More importantly, crypto trading would inevitably benefit, like other parts of the traditional financial system, from the ever-growing role of the Federal Reserve as a lender of last resort.

None of this sounds like good politics. Instead, crypto trading should be separated from the traditional financial system as completely as possible. Banks, brokerage firms, investment advisers, fund managers and pension funds – any entity or affiliate that is part of the regulated financial infrastructure – should be prohibited from participating in, supporting or adding a leverage to crypto trading in any way. This will likely slow or even reverse the growth of crypto trading. Considering the game’s many downsides, that’s a good thing.

No crossing means no crossing. While individuals should be allowed to play in both fields, institutions must choose whether to participate in traditional finance or crypto trading. We cannot have struggling crypto trading companies or facilitators causing real crises by liquidating assets held in banks and brokerages to cover losses. Nor can we have affiliated entities operating on both sides of the divide, as there is a long history to suggest that risks cannot be effectively separated in jointly controlled enterprises.

When you have a hammer, everything looks like a nail. This is why everyone in Washington seems to think that federal financial services regulators are the natural supervisors of crypto trading. It’s wrong. Crypto trading should be regulated for what it is – a form of gambling that mimics finance – not what its proponents tell you.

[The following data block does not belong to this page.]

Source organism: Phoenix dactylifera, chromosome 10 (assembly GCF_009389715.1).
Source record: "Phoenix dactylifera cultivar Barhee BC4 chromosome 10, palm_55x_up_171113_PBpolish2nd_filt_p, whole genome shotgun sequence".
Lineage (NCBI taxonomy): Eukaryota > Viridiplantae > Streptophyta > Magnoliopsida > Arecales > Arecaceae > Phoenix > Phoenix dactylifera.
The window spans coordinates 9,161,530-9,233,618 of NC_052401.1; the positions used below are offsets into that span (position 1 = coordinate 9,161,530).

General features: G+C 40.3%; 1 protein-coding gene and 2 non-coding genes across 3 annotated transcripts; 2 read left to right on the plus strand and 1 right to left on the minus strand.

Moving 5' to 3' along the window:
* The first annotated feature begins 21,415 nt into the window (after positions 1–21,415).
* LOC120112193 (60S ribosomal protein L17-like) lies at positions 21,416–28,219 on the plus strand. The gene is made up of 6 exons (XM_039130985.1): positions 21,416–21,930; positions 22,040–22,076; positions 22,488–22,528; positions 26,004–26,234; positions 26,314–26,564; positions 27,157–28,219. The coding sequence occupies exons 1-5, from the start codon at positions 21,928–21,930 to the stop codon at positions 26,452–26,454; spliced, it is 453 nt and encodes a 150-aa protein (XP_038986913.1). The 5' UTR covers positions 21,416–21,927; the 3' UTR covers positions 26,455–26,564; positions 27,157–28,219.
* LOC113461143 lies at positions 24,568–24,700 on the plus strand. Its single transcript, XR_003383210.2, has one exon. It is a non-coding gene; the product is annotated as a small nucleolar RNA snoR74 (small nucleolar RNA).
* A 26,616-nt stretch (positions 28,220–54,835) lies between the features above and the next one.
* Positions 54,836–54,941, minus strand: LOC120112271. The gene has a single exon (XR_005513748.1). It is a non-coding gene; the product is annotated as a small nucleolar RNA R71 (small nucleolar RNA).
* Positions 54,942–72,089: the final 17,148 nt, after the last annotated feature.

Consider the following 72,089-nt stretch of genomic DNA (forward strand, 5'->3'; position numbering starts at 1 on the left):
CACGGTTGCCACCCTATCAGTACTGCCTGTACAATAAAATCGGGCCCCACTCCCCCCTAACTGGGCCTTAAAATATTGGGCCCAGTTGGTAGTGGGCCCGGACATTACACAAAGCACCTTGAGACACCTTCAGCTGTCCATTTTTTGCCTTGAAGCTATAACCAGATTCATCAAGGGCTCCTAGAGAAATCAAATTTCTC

This means that the separate crypto-trading system should be excluded from financial services regulation by the Securities and Exchange Commission, Commodity Futures Trading Commission, bank agencies and the Consumer Financial Protection Bureau. Consumers will not be unprotected. State laws specifically regulating crypto activities, such as New York’s Binary License Act, will continue to apply, as will fraud and consumer protection laws. The jurisdiction of the Federal Trade Commission over any unfair and misleading advertising or other practices engaged in by crypto traders and their facilitators shall not be affected. Where these laws prove inadequate, state legislatures and Congress can add targeted consumer protections specific to crypto trading. Expanding the scope of state gambling laws to cover crypto trading is also a possibility.

The best part about separating crypto trading from traditional financial services? The Fed will not need to act as a lender of last resort for the crypto markets. With no connection between the crypto trading system and the real financial system, there will be no contagion and no systemic risk to manage. The Fed’s reaction to the next crypto crash will be one big yawn. It’s good when the alternative is metastasized crypto trading causing the next financial crisis.

Mr. Baker is a Senior Fellow at the Richman Center for Business, Law and Public Policy at Columbia University.